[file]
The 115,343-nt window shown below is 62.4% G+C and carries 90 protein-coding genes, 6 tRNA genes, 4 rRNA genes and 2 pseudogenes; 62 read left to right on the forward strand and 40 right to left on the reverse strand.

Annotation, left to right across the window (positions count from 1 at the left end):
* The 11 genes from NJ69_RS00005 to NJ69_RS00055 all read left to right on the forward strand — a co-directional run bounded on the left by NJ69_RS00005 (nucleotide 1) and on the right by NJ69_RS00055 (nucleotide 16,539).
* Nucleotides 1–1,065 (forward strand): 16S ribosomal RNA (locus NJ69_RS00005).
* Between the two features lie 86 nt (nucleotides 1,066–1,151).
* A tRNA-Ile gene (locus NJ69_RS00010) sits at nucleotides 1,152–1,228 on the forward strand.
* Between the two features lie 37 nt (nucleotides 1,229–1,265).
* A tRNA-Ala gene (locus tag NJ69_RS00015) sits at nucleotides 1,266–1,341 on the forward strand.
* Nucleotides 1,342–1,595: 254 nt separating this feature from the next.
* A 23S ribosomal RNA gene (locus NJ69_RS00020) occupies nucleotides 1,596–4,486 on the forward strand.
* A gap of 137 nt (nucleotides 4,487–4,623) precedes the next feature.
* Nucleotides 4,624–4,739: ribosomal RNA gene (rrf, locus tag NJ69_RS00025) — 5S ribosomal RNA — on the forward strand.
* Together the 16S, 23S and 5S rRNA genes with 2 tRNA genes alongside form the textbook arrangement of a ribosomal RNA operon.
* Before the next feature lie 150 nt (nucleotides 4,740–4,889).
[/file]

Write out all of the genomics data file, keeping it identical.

The 115,343-nt window shown below is 62.4% G+C and carries 90 protein-coding genes, 6 tRNA genes, 4 rRNA genes and 2 pseudogenes; 62 read left to right on the forward strand and 40 right to left on the reverse strand.

Annotation, left to right across the window (positions count from 1 at the left end):
* The 11 genes from NJ69_RS00005 to NJ69_RS00055 all read left to right on the forward strand — a co-directional run bounded on the left by NJ69_RS00005 (nucleotide 1) and on the right by NJ69_RS00055 (nucleotide 16,539).
* Nucleotides 1–1,065 (forward strand): 16S ribosomal RNA (locus NJ69_RS00005).
* Between the two features lie 86 nt (nucleotides 1,066–1,151).
* A tRNA-Ile gene (locus NJ69_RS00010) sits at nucleotides 1,152–1,228 on the forward strand.
* Between the two features lie 37 nt (nucleotides 1,229–1,265).
* A tRNA-Ala gene (locus tag NJ69_RS00015) sits at nucleotides 1,266–1,341 on the forward strand.
* Nucleotides 1,342–1,595: 254 nt separating this feature from the next.
* A 23S ribosomal RNA gene (locus NJ69_RS00020) occupies nucleotides 1,596–4,486 on the forward strand.
* A gap of 137 nt (nucleotides 4,487–4,623) precedes the next feature.
* Nucleotides 4,624–4,739: ribosomal RNA gene (rrf, locus tag NJ69_RS00025) — 5S ribosomal RNA — on the forward strand.
* Together the 16S, 23S and 5S rRNA genes with 2 tRNA genes alongside form the textbook arrangement of a ribosomal RNA operon.
* Before the next feature lie 150 nt (nucleotides 4,740–4,889).